“We were specifically looking for that candidate that we felt had the track record of demonstrating that they could find new ideas, implement new programs but also just lead people to be on board with that,” said Jesica McEachern, an assistant city manager who participated in the hiring process. 

See also  How will EPA rules on ‘forever chemicals’ affect Fort Worth water? City says it’s ready

The city also sought to choose the new library director from a diverse pool of applicants. In an industry dominated by white women, city leadership wanted to pick from a pool of candidates that reflects Fort Worth’s diverse community, McEachern said. 


The salary range posted for the director position is $160,000 to $190,000. 

Both the strategic plan and a facilities master plan that was finalized in 2020 emphasized renovating older existing libraries and building new branches in high-growth areas in the west, northwest and south. The facilities master plan set a goal of creating at least 0.3 square feet of branch library space per Fort Worth resident.

The facilities master plan also outlined a specific vision for the city’s central library, which includes significantly providing more space to be used for a variety of purposes from independent study to hosting large cultural events.

Many of the goals outlined in the facilities plan are still priorities for the library, Clark said, including building new libraries and renovating existing ones. The library plans to reference suggestions in the facilities master plan when making funding requests for the upcoming 2026 bond program. 

However, plans for changes to the central library have taken a turn after the library’s downtown building was sold in 2023. Since the building was sold, several residents have been vocal calling for the city to invest in a new central library that “showcases our civic pride.”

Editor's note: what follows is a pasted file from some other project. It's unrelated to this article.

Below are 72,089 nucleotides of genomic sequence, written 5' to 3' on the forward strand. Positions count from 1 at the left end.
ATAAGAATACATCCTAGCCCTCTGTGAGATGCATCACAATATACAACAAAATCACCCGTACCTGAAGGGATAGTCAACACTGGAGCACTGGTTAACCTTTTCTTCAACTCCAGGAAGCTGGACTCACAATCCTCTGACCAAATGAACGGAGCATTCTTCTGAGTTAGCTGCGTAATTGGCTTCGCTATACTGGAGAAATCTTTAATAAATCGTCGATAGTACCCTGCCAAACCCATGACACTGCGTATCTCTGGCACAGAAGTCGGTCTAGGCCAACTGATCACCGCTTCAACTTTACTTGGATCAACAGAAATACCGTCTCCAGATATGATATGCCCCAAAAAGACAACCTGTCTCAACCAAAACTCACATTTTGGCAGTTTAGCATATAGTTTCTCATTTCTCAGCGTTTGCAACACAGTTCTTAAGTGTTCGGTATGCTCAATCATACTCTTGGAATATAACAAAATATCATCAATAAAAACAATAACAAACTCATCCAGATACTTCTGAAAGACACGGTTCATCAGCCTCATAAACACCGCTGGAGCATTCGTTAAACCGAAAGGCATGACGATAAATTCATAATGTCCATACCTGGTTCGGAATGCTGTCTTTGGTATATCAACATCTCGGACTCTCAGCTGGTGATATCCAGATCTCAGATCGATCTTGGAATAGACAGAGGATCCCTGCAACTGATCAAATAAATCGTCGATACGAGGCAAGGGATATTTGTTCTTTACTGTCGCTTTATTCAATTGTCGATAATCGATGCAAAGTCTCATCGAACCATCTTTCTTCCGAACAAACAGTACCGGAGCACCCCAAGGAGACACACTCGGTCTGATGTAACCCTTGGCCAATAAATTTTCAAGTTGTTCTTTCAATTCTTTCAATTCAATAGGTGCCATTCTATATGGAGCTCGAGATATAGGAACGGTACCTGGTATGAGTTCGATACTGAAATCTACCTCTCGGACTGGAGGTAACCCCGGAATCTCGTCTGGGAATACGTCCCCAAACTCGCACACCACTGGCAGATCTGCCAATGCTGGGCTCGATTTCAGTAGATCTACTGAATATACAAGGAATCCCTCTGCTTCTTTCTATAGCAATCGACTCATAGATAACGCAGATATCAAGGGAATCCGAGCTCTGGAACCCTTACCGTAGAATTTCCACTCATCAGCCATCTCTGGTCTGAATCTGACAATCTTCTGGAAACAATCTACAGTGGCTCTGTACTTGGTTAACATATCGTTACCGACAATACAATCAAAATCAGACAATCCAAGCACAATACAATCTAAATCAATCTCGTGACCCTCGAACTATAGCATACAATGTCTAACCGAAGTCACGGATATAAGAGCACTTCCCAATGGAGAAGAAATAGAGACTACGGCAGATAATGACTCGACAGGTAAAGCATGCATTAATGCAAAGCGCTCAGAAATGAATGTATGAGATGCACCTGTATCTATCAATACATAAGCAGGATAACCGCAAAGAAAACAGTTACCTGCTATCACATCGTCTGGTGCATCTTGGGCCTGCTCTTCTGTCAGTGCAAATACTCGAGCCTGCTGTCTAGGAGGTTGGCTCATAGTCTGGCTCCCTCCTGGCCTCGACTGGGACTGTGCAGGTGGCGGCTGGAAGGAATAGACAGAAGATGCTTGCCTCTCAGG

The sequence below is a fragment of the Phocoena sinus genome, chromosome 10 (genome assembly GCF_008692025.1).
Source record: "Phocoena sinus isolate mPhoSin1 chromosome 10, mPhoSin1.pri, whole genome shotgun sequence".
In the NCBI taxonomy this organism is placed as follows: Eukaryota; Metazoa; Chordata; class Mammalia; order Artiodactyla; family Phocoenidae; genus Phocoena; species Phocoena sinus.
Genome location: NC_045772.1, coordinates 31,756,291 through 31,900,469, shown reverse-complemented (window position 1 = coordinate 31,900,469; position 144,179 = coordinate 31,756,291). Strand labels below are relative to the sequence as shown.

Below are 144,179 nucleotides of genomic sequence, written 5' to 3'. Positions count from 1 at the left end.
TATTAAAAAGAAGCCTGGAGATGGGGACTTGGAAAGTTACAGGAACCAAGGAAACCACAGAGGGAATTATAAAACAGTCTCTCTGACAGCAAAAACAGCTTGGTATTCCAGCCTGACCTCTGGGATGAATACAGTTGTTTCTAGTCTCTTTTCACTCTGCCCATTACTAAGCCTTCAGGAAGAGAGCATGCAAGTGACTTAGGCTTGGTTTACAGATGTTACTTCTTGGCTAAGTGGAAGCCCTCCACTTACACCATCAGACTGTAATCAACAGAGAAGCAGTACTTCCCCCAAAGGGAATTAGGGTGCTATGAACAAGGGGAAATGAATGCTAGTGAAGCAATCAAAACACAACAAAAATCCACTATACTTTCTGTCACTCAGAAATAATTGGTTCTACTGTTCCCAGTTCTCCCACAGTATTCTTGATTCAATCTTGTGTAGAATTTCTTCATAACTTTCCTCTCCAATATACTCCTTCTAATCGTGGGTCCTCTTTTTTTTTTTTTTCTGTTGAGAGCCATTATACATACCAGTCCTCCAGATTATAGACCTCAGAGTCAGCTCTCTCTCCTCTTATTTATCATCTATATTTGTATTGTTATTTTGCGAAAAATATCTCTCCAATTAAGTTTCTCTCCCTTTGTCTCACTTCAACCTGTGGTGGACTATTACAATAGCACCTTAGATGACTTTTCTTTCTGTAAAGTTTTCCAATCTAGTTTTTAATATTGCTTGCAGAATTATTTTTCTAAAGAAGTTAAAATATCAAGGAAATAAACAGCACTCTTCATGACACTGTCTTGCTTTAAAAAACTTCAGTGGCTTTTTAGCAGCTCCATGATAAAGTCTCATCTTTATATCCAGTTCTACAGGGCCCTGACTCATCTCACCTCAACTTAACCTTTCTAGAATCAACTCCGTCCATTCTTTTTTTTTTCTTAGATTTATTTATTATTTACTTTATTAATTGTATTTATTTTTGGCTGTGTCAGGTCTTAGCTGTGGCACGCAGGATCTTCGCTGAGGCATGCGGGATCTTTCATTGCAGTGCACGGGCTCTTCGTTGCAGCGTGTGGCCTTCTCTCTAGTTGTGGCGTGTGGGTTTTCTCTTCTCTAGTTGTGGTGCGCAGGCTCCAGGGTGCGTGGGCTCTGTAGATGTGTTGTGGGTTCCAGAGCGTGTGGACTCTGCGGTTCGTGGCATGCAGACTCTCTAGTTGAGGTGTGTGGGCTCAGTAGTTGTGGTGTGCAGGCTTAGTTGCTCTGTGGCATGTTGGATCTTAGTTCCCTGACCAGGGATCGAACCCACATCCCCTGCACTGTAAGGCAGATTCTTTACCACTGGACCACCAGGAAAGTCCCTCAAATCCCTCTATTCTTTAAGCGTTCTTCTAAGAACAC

Rick Herring, a Carter Riverside resident who also ran to represent District 11 in 2022, advocated for a “grand central library” in a presentation to council members in September. 

See also  Walking Brews

Clark said she is pleased that residents are invested in the fate of the central library. However, she believes the city can create a destination library with a smaller physical footprint. Amenities like recording spaces, an extensive craft room and specialized software are all ways to make a library a destination. 

“There are lots of different ideas in modern public library thinking that can create a destination for the public without having that big, grand space,” Clark said. 

The Fort Worth Public Library’s partnerships with cultural institutions such as the Cliburn, the Fort Worth Symphony Orchestra and others will also continue under Clark’s leadership. 

Most of all, Clark plans to work to keep the Fort Worth Public Library a place that is open to all Fort Worth residents looking to access resources and information. Just as it was when she was a child looking for a welcoming space to learn.

“It’s just really important that each community, each neighborhood has a welcoming space like this, where we can all come together, from whatever backgrounds we’re from, from whatever political views, religious views, this is the place where we’re all coming together to learn something.”

Rachel Behrndt is a government accountability reporter for the Fort Worth Report. Contact her at or via X.

Related Posts

Leave a Reply

Your email address will not be published. Required fields are marked *

Recent Posts

Recent Comments